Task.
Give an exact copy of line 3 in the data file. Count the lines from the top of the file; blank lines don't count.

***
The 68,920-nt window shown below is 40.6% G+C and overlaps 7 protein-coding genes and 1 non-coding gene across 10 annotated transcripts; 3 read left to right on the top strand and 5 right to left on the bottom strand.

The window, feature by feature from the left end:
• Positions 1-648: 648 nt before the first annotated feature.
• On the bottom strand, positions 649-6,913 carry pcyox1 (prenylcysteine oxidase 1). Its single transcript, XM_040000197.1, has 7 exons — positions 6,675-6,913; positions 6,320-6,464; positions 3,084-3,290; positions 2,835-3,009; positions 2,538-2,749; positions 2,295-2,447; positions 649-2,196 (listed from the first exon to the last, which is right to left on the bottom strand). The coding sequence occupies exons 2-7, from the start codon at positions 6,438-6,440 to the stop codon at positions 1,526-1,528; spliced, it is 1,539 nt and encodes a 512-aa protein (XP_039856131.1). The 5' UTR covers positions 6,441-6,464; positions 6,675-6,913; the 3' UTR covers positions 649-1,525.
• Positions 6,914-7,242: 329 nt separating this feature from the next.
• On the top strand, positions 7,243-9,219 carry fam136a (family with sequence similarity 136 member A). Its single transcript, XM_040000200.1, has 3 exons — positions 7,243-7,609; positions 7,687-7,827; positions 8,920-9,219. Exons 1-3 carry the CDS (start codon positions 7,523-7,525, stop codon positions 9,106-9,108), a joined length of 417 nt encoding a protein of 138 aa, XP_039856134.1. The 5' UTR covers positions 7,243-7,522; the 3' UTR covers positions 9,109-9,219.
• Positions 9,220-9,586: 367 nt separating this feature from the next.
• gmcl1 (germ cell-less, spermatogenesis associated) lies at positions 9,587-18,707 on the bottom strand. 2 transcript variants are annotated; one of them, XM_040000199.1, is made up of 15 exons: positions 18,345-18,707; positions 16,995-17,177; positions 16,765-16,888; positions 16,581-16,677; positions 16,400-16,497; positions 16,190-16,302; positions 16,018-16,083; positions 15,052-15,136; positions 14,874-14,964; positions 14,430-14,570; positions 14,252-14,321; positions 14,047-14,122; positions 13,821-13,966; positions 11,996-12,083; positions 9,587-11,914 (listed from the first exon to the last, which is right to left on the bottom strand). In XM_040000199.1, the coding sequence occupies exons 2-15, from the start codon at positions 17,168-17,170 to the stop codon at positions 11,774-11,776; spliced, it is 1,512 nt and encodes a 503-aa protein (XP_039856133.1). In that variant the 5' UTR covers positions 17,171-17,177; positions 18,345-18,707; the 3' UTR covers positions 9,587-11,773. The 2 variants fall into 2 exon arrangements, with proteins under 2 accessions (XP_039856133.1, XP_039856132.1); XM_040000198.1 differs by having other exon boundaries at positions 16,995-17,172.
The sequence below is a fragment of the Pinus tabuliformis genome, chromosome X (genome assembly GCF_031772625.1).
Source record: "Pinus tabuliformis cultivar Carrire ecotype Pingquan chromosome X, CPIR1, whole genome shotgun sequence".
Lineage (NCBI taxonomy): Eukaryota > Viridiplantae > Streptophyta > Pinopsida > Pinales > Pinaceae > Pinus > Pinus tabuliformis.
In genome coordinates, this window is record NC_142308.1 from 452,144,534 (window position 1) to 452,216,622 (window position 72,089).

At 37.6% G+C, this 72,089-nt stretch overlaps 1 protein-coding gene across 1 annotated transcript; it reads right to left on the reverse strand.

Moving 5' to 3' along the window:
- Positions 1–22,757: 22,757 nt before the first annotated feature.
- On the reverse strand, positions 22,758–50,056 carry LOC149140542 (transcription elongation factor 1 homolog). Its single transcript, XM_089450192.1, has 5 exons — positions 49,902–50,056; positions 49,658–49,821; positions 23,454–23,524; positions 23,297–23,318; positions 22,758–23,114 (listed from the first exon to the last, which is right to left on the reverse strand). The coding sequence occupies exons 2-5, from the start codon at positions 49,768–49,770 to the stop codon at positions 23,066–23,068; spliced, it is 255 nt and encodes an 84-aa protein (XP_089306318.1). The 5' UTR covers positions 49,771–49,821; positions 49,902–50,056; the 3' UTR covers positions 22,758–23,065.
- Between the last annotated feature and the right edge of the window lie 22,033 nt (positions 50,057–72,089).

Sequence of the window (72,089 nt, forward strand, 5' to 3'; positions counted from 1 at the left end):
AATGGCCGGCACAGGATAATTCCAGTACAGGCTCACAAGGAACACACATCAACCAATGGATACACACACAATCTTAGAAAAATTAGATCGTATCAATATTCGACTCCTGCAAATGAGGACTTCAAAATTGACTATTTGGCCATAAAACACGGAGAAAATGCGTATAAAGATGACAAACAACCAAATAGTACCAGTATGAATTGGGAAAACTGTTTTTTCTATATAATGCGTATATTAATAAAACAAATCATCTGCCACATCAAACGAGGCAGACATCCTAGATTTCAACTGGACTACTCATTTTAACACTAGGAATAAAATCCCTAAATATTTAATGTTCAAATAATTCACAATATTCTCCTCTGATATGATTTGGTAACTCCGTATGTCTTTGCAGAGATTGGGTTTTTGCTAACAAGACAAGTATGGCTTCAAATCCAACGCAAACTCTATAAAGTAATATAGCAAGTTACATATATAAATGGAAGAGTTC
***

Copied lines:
• Positions 1-648: 648 nt before the first annotated feature.